Natural Laws
    Natural Selection
    Natural Occurring changes

    All are the creative, enjoining Mind. The Eastern Philosophies all understand this.
  • SonJnana
    243
    That's the important word. That's the substitution word for the action of the evolving Mind.

    Natural Laws
    Natural Selection
    Natural Occurring changes

    All are the Mind.
    Rich

    The way they are using naturally there is the same way they'd say if you drop an apple, it naturally falls. Physics is the way it is and we don't know why it all turned out the way it did. But there's no necessary reason to rename it the Mind, whatever that even means. Didn't we already try to have a discussion where I was refuting your claim that determinism is impossible? And rather than addressing it you said "well you can't prove determinism" even though I was never even asserting for determinism. You want to have the same discussion again? lol
  • Rich
    3.2k
    The way they are using naturally there is the same way they'd say if you drop an appleSonJnana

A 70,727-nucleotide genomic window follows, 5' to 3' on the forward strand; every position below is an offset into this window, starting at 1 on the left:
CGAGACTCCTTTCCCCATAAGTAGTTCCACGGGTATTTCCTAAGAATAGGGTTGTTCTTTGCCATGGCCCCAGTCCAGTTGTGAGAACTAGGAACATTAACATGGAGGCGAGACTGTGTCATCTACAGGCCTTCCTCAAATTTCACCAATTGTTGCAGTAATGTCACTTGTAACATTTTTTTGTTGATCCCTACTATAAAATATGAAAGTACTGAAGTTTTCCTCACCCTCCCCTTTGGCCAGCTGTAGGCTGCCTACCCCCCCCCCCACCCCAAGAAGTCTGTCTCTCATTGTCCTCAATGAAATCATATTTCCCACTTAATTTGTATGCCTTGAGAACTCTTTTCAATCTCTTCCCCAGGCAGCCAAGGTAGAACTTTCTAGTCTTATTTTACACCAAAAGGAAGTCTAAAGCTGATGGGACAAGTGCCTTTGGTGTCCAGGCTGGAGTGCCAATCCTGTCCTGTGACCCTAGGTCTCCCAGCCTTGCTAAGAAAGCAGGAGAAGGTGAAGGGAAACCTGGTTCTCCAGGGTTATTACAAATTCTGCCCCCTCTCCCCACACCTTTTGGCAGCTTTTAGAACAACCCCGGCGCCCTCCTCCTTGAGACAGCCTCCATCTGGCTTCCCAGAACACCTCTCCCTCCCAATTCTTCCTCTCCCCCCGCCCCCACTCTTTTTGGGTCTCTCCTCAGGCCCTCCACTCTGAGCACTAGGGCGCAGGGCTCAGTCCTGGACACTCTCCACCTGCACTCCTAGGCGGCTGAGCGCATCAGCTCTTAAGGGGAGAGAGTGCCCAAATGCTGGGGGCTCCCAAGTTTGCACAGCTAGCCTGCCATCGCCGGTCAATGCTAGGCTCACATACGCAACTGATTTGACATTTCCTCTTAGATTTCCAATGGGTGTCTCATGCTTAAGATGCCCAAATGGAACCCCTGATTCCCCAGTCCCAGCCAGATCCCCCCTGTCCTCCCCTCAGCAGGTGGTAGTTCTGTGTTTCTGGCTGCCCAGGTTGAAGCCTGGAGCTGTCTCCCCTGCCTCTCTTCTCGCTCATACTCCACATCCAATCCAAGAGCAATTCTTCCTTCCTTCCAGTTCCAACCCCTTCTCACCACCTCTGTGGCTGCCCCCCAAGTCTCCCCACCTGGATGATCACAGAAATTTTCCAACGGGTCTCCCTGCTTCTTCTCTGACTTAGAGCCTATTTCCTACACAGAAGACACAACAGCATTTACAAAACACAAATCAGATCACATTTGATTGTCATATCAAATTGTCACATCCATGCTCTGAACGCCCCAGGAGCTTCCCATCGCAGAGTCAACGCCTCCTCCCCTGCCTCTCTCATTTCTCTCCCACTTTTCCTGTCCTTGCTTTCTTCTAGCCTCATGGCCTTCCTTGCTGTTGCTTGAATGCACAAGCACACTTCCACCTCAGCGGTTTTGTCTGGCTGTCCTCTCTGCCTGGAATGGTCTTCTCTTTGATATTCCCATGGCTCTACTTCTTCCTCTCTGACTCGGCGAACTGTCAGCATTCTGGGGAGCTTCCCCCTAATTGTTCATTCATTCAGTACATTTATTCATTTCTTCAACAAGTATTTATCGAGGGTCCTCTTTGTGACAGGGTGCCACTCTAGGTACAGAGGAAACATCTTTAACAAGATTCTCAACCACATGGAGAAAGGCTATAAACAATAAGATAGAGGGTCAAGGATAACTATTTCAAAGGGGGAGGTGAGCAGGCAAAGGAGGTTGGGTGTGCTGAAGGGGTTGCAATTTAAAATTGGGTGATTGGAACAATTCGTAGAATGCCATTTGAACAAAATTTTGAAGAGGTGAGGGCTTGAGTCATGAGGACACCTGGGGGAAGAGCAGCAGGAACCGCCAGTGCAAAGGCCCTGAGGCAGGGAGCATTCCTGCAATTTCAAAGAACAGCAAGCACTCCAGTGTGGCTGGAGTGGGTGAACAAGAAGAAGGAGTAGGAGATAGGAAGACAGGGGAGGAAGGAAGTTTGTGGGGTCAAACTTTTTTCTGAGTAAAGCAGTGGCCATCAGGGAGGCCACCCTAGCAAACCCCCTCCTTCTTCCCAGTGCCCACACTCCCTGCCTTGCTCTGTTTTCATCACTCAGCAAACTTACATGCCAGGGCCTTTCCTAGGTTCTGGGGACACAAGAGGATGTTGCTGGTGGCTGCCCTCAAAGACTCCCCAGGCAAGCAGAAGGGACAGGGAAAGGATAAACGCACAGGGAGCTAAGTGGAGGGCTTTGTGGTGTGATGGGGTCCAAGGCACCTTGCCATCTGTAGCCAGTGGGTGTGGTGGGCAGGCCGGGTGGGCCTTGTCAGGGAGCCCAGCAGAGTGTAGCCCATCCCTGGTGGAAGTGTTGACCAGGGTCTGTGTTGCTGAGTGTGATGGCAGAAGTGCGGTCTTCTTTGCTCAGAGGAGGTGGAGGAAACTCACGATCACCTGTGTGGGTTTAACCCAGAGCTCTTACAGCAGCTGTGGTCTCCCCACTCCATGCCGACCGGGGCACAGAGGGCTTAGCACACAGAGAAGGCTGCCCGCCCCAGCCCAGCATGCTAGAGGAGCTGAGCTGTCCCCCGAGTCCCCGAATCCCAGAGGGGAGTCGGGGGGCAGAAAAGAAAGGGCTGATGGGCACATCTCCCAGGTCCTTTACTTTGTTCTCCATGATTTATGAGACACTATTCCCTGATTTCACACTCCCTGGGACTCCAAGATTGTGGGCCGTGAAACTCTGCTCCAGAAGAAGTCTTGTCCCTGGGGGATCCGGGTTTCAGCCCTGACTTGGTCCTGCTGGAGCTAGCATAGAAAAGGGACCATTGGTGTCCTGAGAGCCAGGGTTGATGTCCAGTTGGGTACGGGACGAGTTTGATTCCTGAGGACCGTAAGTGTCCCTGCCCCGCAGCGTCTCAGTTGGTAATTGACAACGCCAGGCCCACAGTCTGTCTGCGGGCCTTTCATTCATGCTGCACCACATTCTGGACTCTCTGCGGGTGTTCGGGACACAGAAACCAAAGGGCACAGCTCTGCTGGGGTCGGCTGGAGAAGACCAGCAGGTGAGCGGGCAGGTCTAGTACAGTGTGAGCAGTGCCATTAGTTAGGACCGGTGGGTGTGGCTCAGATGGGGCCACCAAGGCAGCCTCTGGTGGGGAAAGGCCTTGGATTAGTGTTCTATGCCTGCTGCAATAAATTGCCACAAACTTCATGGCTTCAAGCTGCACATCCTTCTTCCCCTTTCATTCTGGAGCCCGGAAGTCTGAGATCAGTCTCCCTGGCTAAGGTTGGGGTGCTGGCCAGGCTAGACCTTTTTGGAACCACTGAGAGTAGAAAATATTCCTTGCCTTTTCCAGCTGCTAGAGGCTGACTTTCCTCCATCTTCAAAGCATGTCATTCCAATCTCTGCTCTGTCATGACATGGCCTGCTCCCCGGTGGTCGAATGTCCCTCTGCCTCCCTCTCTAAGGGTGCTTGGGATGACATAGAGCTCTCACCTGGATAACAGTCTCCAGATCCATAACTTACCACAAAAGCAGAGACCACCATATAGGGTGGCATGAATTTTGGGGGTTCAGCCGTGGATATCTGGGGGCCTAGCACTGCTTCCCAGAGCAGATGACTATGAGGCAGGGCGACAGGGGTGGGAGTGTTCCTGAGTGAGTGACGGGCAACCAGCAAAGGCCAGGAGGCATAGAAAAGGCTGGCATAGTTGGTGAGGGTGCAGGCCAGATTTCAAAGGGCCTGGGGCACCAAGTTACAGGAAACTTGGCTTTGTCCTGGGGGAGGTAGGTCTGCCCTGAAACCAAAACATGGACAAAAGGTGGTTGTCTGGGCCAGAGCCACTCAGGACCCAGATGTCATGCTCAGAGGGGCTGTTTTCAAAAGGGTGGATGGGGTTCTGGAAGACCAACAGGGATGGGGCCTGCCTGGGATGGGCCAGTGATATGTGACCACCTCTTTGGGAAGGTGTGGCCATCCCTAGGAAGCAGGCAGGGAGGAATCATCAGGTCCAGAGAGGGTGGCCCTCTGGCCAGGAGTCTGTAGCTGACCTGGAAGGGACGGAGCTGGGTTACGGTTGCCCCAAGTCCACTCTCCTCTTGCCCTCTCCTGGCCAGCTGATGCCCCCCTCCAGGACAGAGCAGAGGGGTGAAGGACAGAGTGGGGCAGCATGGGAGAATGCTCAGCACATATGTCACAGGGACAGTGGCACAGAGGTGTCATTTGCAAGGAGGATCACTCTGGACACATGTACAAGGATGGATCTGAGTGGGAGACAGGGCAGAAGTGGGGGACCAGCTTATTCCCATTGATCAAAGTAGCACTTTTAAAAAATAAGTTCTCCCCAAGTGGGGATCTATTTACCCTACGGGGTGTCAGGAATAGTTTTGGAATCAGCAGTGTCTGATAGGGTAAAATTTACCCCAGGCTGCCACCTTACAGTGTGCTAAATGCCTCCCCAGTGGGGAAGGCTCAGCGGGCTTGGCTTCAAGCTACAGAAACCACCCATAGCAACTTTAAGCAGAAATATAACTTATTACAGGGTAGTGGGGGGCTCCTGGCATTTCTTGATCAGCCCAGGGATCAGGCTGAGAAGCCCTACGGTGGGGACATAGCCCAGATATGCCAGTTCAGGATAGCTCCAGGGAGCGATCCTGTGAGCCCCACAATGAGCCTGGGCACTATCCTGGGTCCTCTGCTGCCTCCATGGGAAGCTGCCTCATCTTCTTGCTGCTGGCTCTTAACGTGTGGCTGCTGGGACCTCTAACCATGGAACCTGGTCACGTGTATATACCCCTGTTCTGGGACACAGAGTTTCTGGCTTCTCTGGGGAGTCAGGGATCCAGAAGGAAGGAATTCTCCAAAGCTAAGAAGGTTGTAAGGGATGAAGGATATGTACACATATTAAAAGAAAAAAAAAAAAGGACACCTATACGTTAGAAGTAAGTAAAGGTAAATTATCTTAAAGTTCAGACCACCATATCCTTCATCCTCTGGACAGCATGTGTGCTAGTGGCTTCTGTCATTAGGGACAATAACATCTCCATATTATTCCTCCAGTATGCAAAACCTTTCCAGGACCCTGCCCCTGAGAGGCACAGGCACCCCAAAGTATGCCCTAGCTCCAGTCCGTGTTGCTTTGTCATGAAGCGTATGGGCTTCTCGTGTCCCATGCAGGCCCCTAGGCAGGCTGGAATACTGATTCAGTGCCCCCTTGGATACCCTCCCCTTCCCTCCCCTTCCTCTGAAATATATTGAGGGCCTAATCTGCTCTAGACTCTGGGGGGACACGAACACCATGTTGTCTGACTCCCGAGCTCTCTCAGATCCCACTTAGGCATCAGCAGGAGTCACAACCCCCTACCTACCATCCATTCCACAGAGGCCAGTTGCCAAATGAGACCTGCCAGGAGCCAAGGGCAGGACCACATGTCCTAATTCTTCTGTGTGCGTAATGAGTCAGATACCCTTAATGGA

I don't believe so. The way I'm reading it is as a "placeholder". That is, we all know we have minds but we aren't going to say it. Too much is at stake.

    The reason to admit to the Mind is because it is what we experience, defines us, and is creating, learning, and evolving throughout our duration in life. It is codified into law, it is so obviously there. It really is only biological sciences that refuses to say the unmentionable word. So instead new phrases are created such as Thermodynamic Imperative, or Natural.

    As I said before, there is zero support for Determinism from any source. Is it possible? Of course. The Move is very creative and continues to create new concepts. But it is simply a story, a belief and it is up to each individual to choose to believe it or not. Scientists are free to express whatever idea they wish. They are humans. But one must question their Central Dogmas when they declare a belief is a scientific fact.